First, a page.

In this case, we used a Color Vibe 5K Run as our backdrop so that we could get the depth and volume of people to add to our background. Having shot the event last year, I knew there were going to be thousands of people there covered in color and partying in the after-party of the run. I just brought in seven of my own millennial, 'twenty-something' models, our own giant box of multicolored powder and put them in the middle of the masses and directed them to have a great time. They kept throwing color and dancing to the music of the DJ that the venue had on the main stage. The models were awesome and really had a fun time with it.
I am planning something to take this project one step further, shooting a motion version, all in variable speeds ramping from normal speed to extreme slow mo. The inspiration for this (more for the effect of the powder not the actual subject) is a great video on Vimeo that the folks at Variable did I'll be sure to share the results once we shoot it!"

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Kristyna Archer for Los Angeles Magazine

Posted by Workbook on 05/21/2015 — Filed under:  FeaturesGalleriesHeadlinePhotography
Photographer Kristyna Archer photographed nightlife connoisseur and entrepreneur Julian Cox for this month's issue of Los Angeles Magazine. Take a look at her photos and what she had to say about the shoot: "Restauranteur Julian Cox is the cocktail nightlife guru of the most eclectic restaurants and bars of LA. He is extremely tapped in and consults for the hottest spots. I had the chance to hang out, talk shop, and photograph him for Los Angeles Magazine’s May issue. Not only does he leave his point of view and magic touch thru cocktail programs at places like Rivera, Sotto, Picca, Playa, Short Order, Petty Cash, and Bestia (to name a few…;)) he’s recently indulged in opening up his own bar, Brilliantshine. When I think portrait of a mixologist/cocktail-master, I personally undoubtedly need some liquid nitrogen for it to feel complete! Best of all, he’s so down-to-earth and thoroughly passionate about his craft. Check out the work and my latest here,"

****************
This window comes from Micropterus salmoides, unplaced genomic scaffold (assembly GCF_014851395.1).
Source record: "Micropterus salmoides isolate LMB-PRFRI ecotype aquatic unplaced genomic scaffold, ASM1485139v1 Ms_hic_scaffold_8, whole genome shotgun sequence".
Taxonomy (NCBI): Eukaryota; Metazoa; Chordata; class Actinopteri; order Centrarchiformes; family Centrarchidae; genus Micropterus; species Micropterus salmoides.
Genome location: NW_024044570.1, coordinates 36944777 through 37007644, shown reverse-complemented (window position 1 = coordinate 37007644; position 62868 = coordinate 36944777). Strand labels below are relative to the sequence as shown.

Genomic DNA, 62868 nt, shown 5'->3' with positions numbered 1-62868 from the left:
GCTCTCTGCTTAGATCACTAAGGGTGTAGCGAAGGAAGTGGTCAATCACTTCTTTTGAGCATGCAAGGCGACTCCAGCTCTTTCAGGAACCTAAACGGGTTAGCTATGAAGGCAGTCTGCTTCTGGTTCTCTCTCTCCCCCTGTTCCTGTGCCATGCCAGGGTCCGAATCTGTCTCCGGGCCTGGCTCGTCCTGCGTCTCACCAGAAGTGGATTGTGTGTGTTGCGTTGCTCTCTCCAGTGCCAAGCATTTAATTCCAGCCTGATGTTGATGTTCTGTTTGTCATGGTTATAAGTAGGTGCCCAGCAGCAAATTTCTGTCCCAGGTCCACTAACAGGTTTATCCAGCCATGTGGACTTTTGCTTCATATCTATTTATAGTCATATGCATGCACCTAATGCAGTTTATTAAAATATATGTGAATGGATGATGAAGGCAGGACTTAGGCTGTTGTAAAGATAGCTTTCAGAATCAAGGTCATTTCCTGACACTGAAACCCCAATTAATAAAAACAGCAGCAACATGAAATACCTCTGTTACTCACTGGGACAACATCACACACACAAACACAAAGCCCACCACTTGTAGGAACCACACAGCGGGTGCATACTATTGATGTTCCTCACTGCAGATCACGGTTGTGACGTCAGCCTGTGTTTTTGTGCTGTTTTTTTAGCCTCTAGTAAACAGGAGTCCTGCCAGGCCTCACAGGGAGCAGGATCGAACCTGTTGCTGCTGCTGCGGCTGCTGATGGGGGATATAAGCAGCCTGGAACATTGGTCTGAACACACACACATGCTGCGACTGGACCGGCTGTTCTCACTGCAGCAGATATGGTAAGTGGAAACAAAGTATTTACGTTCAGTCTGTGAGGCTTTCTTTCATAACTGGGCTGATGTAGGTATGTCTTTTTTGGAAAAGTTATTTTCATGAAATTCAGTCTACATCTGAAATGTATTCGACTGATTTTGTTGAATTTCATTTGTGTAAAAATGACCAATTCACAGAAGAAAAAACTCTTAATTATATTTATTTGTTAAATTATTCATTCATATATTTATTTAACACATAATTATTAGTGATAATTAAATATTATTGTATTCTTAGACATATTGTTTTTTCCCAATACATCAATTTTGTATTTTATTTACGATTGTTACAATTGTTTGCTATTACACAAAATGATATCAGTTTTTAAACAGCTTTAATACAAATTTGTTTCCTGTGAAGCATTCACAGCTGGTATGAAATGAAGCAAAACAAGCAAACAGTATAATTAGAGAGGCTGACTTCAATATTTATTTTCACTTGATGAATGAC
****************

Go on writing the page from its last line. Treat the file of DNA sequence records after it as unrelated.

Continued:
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Bill Cahill Shows Us How It's Done

Posted by Workbook on 05/18/2015 — Filed under:  FeaturesHeadlinePhotographybehind the scenes

Bill Cahill is a photographer who consistently shows he is open to new ideas and testing new concepts. In his first  promotional video, he gives us a behind-the-scenes look at how it all works, as he tests and creates images for the launch of HeadOn Energy Drinks. The pacing and editing of the video kept us fully engaged and yet is full of technical information. Surprisingly, most of his images are created in camera and not CGI. Overall, you get the sense of what it will be like to work on a project with Bill from start to finish, all in under five minutes. At the same time you gain an understanding of what is really takes to get the shot and the value of great photography.

Bill Cahill HeadOn bts1 from Bill Cahill on Vimeo.

Well done!

You can check out other posts on Bill here.


Posted by Workbook on 05/18/2015 — Filed under:  FeaturesGalleriesHeadlineInstagramPersonal WorkPhotography

Elvis Swift

David Zaitz

Clayton Hauck

Gary Salter

Neil DaCosta

Neil DaCosta

Peter Rodger

Peter Rodger

Chad Holder

Kristyna Archer

Jason Lindsey: One Lost Camera and a Lifetime of Memories

Posted by Workbook on 05/15/2015 — Filed under:  FeaturesHeadlinePhotography
"I am so happy to be a part of this new campaign for Maine Tourism. We had a blast shooting this with the help of an amazing week in a canoe traveling through the wilderness of Maine, one lost camera, and a lifetime of memories." - Jason Lindsey

Photography: Jason Lindsey
Creative Director/Copywriter: Nick Pipitone
Creative Director/Art Direction: Mitch Markussen
Agency Producer: Darlene Stimac

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Colby Lysne Transforms Winter into Summer for GreenEarth Cleaning

Posted by Workbook on 05/14/2015 — Filed under:  FeaturesGalleriesHeadlinePhotography
Turning a freezing January day into a sunny summer afternoon? Colby Lysne made it happen and he explains how he did it:

"This winter, we did a shoot for GreenEarth Cleaning, a sustainable dry cleaning company based in Kansas City, Missouri. GreenEarth needed a library of images shot both in studio and on location for their and their affiliates' use. In studio, we shot a number of items that GreenEarth cleans, restores, and repairs, as well as some lifestyle imagery. A few of our location shots were a little tricky since we needed to capture summertime images, and the high that week was only 14 degrees. Brrrr... That's where rock star talent and running cars ready for you to jump into and warm up came into play! All in all, the shoot was great fun, and the client got exactly what they'd hoped for. Isn't that what it all comes down to?"